As a professional writer, I have a rather intimate relationship with words. I am deeply passionate about the power of language, particularly when it comes to storytelling. Naturally, I can’t possibly know everything (and I never will), but that won’t stop me from trying. And that’s how I happened to come across “apocryphal” the other day.

First, a little bit of context.

How many words do you think are in the English language? Estimates vary considerably, as there is no official count to be found anywhere. Merriam-Webster puts the number somewhere around one million and that includes scientific terms that average people will never use and “borrowed” words like teriyaki. Either way, that’s a lot.

Now, how many words do you think comprise the average person’s vocabulary? We use a lot, right? As it turns out, the typical person really only uses about 5,000 words when speaking and about 10,000 words when writing. That means we are, on average, only using somewhere between 0.5% and 1.0% of the words freely available to us.

Words are incredibly powerful tools and it pays to have more tools at your disposal. It makes for more compelling stories and more accurate descriptions.

Which leads us to today’s blog post. When I reviewed the new Amazon Echo ($100) late last year, I had to familiarize myself with Alexa and what it could do. The smart assistant eventually migrated its way over to the Sonos One smart speaker ($199) earlier this year too.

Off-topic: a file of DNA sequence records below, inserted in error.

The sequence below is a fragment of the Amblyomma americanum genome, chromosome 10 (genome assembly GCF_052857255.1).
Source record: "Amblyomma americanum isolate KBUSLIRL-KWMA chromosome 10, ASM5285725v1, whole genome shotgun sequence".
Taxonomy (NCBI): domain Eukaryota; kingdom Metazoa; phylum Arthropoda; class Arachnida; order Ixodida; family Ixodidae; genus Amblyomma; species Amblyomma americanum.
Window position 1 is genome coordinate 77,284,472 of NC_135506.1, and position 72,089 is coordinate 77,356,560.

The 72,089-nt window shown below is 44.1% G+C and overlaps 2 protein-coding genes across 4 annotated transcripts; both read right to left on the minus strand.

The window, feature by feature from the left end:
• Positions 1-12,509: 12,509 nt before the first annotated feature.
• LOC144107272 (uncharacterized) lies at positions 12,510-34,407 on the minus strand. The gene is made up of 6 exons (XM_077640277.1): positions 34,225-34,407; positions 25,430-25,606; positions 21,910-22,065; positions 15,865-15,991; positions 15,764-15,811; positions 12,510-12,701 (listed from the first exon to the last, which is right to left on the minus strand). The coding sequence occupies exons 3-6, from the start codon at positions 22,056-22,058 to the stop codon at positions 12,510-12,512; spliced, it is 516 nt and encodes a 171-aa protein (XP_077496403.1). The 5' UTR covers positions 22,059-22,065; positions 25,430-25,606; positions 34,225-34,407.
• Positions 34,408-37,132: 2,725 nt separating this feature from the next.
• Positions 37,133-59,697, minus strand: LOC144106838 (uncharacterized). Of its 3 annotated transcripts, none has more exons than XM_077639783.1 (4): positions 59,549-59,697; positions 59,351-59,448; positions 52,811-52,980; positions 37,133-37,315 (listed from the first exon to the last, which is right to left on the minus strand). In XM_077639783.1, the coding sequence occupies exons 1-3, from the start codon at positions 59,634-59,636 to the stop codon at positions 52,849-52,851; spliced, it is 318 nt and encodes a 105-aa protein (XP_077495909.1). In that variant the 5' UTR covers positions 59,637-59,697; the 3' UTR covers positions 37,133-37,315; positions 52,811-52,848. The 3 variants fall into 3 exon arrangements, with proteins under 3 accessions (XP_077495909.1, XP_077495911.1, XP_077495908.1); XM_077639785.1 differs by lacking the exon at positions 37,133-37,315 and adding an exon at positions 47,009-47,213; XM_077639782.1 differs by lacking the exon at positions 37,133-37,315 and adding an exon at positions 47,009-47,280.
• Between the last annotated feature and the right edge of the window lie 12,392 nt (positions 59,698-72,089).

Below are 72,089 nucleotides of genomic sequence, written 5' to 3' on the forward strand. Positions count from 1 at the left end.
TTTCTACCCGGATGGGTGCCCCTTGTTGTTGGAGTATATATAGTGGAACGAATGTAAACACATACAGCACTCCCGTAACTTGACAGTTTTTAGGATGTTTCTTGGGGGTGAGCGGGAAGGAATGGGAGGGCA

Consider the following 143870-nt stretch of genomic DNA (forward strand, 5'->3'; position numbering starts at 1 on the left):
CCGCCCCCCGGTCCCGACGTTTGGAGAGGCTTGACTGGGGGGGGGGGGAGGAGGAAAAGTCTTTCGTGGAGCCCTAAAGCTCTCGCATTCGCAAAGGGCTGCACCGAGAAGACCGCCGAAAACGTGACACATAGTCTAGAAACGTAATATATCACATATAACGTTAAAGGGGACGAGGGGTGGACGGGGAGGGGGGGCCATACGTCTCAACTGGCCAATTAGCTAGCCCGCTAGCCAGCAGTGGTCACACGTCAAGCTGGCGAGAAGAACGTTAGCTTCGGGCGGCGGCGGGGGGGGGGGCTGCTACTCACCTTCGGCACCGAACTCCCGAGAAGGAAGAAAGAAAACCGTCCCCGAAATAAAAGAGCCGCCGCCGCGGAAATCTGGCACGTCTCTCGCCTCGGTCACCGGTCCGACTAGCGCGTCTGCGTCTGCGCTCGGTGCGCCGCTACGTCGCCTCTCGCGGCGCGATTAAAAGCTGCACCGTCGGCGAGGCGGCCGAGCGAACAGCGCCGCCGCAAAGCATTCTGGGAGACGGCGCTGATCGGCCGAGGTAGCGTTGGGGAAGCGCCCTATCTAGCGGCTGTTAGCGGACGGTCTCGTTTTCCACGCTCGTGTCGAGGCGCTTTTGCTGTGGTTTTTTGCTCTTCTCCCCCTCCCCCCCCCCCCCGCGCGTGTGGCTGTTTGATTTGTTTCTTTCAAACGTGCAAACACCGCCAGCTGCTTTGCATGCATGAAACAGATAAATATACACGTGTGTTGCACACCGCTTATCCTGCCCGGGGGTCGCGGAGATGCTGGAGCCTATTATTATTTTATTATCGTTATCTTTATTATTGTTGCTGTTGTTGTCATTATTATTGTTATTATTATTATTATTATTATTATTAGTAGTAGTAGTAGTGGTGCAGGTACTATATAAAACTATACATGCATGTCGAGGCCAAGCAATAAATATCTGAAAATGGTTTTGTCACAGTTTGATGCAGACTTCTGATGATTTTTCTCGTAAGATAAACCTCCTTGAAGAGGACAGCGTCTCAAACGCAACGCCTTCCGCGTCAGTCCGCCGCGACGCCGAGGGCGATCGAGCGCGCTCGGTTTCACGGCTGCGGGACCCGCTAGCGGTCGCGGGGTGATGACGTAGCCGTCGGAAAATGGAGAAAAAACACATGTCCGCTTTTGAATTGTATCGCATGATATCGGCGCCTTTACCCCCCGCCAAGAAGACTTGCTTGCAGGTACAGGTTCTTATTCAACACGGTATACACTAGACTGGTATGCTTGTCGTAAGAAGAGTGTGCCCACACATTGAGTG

One of the main features that I use (almost) every day is the Flash Briefing. These are curated segments, like mini podcasts, from sources like The Daily Show and Engadget, as well as local news and weather. One segment that I choose to include is the Word of the Day. And one day, the word highlighted as apocryphal.

Apocryphal: (of a story or statement) of doubtful authenticity, although widely circulated as being true

“Truthiness” is a term that I thought was coined by Stephen Colbert during his time at The Colbert Report, but the word actually appears on both and Oxford Living Dictionaries. Go figure. “Truthiness” has since paved the way for related terms like “post-truth” and more infamously “fake news” (or #fakenews, if you prefer).

To this end, “apocryphal” falls into a similar kind of scope, one that is increasingly troubling in this age of social media. It’s become far too easy to fall into the confines of an echo chamber, only surrounding yourself by people who think the same way you do. Almost no one ever fact checks the stories they see posted on Twitter and Facebook. They just take them at face value and share them with their friends.

What ends up happening is that a story starts to feel like it’s true, because it’s being circulated so widely. We get all sorts of apocryphal political stories in particular these days, as you’ve surely noticed. The origin of these stories is oftentimes unclear, and then we just assume they’re accurate because everyone says they are. This is dangerous territory indeed.

And this leads us all the way back to the beginning again. Words are incredibly powerful tools and it’s helpful when you’ve got more tools at your disposal to address just about any possible situation. But words can also be used to mislead and deceive. With great power comes great responsibility.